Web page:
McDonald's Tests DIY Seasoned Fries

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McDonald's to test seasoned fries
Rich Kareckas/AP
Ronald's not the only one getting a new look at McDonald's. The fast-food giant will be testing out new seasonings for its fries in select locations.

At Stockton, California, and St. Louis restaurants, McDonald's (MCD) patrons can order Garlic Parmesan, Zesty Ranch and Spicy Buffalo fries. The new fries require some assembly and come with step-by-step instructions for customers to sprinkle their fries with seasonings.

McDonald's spokesperson Lisa McComb confirmed the tests, which Foodbeast.com first reported, to CNBC.

%VIRTUAL-article-sponsoredlinks%McComb said the fast-food giant got the idea from its seasoned fries in Asia, which first debuted in Hong Kong nearly a decade ago and have since launched in China, India and Australia.

Restaurant chains often test items in select markets before deciding whether to expand a new item nationwide.

No word yet on whether McDonald's will expand the test.

"As with all tests, we aren't in a position to draw conclusions or make assumptions about the test since it is just beginning but we hope customers in these two markets enjoy the new flavors," McComb said.

The move comes as McDonald's battles to turn around its U.S. same-store sales, which have dropped 1.3 percent so far this year.

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Go Inside The Secret Test Kitchen Where McDonald's Invents New Menu Items
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McDonald's Tests DIY Seasoned Fries

Tucked away at the McDonald's C.O.B. — or Campus Office Building — is the test kitchen, where the fast food chain comes up with all sorts of products.



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The kitchens are up on the top floor on Big Mac Blvd. Yes, McDonald's names all the "streets" in its global headquarters office building.



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Here's what Big Mac Blvd. looks like. Kitchens on the left, cubicles on the right.



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Here we are — the test kitchen is called the Culinary Center.



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It's a bit strange, actually — a McDonald's kitchen encased in glass that's more fitting for a conference room.



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The kitchen has some appropriate reading.


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We met up with Chef Jessica Foust, a nutrition and culinary manager at the test kitchen.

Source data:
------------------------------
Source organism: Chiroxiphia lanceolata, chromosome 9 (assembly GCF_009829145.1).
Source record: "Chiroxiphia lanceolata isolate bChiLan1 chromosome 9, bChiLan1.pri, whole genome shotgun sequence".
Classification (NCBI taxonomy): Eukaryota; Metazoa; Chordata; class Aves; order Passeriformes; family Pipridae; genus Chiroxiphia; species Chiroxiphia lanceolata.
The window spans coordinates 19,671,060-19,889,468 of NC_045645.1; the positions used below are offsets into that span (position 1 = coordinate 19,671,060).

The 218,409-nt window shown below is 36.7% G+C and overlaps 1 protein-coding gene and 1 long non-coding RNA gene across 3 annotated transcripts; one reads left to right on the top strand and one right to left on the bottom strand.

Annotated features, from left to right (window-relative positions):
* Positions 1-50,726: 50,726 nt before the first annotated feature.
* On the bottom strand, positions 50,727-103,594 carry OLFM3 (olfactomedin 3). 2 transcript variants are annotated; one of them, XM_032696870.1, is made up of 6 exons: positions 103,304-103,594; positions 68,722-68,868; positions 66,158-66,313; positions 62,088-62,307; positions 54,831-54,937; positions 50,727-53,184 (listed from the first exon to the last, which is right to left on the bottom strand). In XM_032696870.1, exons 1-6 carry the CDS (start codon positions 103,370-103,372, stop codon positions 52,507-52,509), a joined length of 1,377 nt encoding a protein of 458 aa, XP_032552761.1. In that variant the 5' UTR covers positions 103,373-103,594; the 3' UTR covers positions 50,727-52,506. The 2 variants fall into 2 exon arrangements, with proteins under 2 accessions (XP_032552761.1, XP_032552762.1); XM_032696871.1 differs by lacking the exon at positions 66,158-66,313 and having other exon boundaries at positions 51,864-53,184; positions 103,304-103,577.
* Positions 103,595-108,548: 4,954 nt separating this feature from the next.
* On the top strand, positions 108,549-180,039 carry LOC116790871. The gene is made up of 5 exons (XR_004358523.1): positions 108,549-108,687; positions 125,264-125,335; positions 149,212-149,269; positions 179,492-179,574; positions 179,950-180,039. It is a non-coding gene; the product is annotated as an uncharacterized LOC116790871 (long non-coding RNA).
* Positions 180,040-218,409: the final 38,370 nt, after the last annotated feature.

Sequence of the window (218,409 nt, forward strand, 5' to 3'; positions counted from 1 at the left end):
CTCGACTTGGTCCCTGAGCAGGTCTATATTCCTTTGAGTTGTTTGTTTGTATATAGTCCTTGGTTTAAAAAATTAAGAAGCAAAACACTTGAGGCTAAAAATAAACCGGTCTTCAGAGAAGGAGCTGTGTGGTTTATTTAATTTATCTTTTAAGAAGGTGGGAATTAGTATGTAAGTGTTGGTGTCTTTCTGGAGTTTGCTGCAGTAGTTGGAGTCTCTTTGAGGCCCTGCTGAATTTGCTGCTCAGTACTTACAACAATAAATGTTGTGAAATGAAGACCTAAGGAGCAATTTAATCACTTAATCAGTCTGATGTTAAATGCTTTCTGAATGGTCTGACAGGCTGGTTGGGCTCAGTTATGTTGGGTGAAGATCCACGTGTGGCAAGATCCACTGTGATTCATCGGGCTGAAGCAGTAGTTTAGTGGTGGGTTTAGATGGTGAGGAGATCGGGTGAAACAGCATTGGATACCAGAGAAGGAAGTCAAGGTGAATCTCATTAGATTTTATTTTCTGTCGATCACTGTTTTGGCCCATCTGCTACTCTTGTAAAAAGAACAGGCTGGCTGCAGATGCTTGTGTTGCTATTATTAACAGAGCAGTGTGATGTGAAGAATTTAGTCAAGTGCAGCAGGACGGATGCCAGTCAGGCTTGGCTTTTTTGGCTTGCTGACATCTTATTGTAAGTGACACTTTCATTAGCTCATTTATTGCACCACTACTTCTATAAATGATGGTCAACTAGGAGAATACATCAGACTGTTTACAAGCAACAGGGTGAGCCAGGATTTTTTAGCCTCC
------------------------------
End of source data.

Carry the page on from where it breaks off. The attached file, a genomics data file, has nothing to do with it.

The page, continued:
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Judging by the setup, the kitchen was prepped to handle the McWraps and Fish McBites. The box o' fish is the McDonald's latest limited-time offering, hitting locations just in time for Lent.



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It has all the gadgets that a regular McDonald's kitchen would have.



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Like these handheld pumps.



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And the usual cups and shakers.



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There's even a little guide on how to get buns toasted perfectly.



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So we ran through the whole process of making a McWrap — a product that McDonald's is counting on going forward.



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The whole assembly line was set up — simple enough.



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The finished product (well, after we'd taken a bite) — just like you'd see in restaurants.



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We also got to try those Fish McBites, which weren't in stores yet.



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The breading's different from a Filet-O-Fish and it's a totally different experience.



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A lot of people shy away from fast food fish, but it wasn't too bad. We wouldn't go out of our way to order it, though McDonald's Filet-O-Fish lovers might.



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What's Foust's favorite item that never made it into restaurants? A blueberry yogurt ice cream shake, she told us.



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That's not the only kitchen at the McDonald's HQ. There are plenty more running down the side of Big Mac Blvd.



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On the way to another one, we ran into Chef Dan Coudreaut, the executive chef at McDonald's.



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Other chefs were at work too. This one was getting some bacon ready for some unknown project.



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It was a bit of a mess in there, like a scientist's lab, with chefs busy at work with their food.



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There's also the Sensory Evaluation Center, which McDonald's uses to test the new stuff they're experimenting with in order to get the feedback to improve the products.



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It's a key part of product development. In the Difference Test, you evaluate everything from appearance and color to viscosity and flavor.



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The items come through a magic door. We tasted a set of mango pineapple smoothies and each of them were slightly different.



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